Simple Tips for Handling Lost Baggage

It never fails. Our annual Thanksgiving vacation has turned into an annual hunt for lost luggage. And then the annual try-to-find-a-store-open-on-a-holiday hunt. The holidays do bring out more travelers and thus more chances of losing luggage. Here are a few simple tips for dealing with this frustrating experience.

First, try to approach things calmly. My first response upon finding out that I’m going to be without luggage is to cry. But don’t let it ruin your vacation. It’s frustrating and annoying, but try not to let it take over your mood. Also, if you’re calm and collected when talking to the baggage agent at the airport, you may find her to be more cooperative.

Second, assess what you need and where you can get the items. Depending on what day it is, there will always be at least one store open. We’ve found K-Mart in Manhattan to be open on Thanksgiving Day. If it’s Christmas Day, you may have more difficulty finding a store, but I would start by looking at a 24-hour pharmacy such as CVS or Walgreens.

I recommend using a mass merchandise store such as K-Mart, Wal-Mart or Target if at all possible. They will have most, if not all, items one needs. I personally hate having to restock everything we’ve lost, but prefer to do so as inexpensively as possible. In most cases, especially with lost luggage on an airline, you aren’t going to need much to tide you over. Most airlines will return lost luggage within 24-48 hours.

Also, if you don’t want to restock toiletries, ask at your hotel for toothbrushes, combs, razors, etc. Many hotels are happy to supply these items at no additional charge. And one of the best makeup removers I’ve found is Wet One wipes. I carry these all the time for my young daughter, but found they work great at getting stubborn eye makeup off. A ball cap is another great hair accessory and has gotten me through the day until my flat iron could be retrieved from luggage.

There are a few items I recommend putting in your carry-on luggage. Any medications, particularly prescribed medications, should always go in your carry-on. If you have young children, put pajamas or one change of clothing in your bag. It’s a good idea to do that for yourself as well, particularly during the holiday travel season. If it’s too much, just tuck in a change of undergarments. If you wear contacts or glasses, take it with you. Contact solution in your carry on should not exceed 3 ounces. (See below for more on TSA regulations.)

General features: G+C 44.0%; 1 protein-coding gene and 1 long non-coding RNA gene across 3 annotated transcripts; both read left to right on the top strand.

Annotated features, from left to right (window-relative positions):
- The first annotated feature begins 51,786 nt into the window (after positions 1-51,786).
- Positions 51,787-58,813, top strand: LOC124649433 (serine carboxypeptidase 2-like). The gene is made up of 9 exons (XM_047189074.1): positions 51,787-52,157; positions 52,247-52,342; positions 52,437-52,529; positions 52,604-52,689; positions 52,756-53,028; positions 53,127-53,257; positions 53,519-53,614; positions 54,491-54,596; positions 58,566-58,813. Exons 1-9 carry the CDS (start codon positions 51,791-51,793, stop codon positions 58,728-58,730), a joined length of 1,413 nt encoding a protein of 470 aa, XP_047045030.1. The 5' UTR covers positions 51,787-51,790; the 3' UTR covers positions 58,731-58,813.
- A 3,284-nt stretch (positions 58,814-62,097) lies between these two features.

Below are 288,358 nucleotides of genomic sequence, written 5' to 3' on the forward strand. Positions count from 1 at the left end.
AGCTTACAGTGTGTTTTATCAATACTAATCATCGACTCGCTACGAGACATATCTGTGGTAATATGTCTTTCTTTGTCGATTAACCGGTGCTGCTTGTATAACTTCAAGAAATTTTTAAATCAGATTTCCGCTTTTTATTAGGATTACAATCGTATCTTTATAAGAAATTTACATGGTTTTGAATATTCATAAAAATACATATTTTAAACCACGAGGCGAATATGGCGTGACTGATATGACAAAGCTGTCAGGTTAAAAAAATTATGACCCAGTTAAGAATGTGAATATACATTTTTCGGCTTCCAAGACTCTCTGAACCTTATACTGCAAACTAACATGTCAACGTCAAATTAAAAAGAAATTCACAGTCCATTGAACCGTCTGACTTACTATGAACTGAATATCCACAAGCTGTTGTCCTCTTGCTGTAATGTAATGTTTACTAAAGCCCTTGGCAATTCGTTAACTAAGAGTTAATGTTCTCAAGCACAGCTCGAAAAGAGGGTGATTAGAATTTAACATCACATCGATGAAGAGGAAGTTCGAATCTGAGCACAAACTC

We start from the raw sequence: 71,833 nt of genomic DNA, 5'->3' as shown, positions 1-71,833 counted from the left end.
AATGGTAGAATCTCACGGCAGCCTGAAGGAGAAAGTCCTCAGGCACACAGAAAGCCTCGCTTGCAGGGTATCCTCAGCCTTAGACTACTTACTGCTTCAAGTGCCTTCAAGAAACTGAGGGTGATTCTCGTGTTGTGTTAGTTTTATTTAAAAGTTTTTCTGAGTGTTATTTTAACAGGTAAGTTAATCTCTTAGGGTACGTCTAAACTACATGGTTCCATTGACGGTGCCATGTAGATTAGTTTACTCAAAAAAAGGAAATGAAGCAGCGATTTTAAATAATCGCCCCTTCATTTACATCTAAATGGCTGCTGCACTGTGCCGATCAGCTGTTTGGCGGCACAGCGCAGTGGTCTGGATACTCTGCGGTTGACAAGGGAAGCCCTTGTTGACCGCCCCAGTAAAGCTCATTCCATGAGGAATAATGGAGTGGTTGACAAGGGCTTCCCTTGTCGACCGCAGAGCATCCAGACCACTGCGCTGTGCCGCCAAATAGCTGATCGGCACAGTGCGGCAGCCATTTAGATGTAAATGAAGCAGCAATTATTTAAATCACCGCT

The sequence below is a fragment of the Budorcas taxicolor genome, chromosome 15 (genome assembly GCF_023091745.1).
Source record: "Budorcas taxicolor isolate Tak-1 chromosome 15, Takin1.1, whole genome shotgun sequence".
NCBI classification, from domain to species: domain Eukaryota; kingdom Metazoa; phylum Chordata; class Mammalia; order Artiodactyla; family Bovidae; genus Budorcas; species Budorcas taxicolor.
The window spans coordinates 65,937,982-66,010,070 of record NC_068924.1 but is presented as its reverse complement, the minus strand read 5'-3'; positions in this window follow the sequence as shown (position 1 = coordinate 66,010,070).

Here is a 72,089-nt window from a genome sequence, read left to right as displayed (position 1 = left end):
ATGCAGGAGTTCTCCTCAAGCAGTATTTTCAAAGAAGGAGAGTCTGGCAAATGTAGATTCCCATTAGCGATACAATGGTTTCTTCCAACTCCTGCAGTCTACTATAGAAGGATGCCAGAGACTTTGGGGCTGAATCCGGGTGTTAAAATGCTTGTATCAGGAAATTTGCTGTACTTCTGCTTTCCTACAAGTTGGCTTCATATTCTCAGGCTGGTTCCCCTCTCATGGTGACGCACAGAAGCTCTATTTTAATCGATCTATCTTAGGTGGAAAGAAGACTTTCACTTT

The Transportation Security Administration does allow for you to carry on liquids/gels but with some restrictions. Follow their “3-1-1” guideline: 3 ounces or less may be carried on; put all bottles in a 1 quart, top-zip, clear plastic bag; and have only 1 bag per passenger. Pull it out and place in the bin when you go through security. You will get through much faster and with less hassle. Also, if you are traveling with children, you may declare large quantities of liquids such as formula, breast milk or juice. Do not put them in the zip-top bag but do alert a TSA agent that you have it.

Last, if this happens often, you may want to consider building in a “lost luggage budget” to your trip. After my daughter and I lost our suitcases on the last trip, we’ve decided bringing extra cash as a “just in case” measure is a good idea. That way we won’t have to dip into our spending money.

Enjoy your holidays and we wish you a speedy return of your luggage!

Losing your belongings at the airport is nothing new, but one must exercise caution as much as possible though keeping an eye on every luggage may not be possible. Atleast, important documents with personal information should be kept in a sas käsipagas that can be carried on the shoulder.

Comments are closed.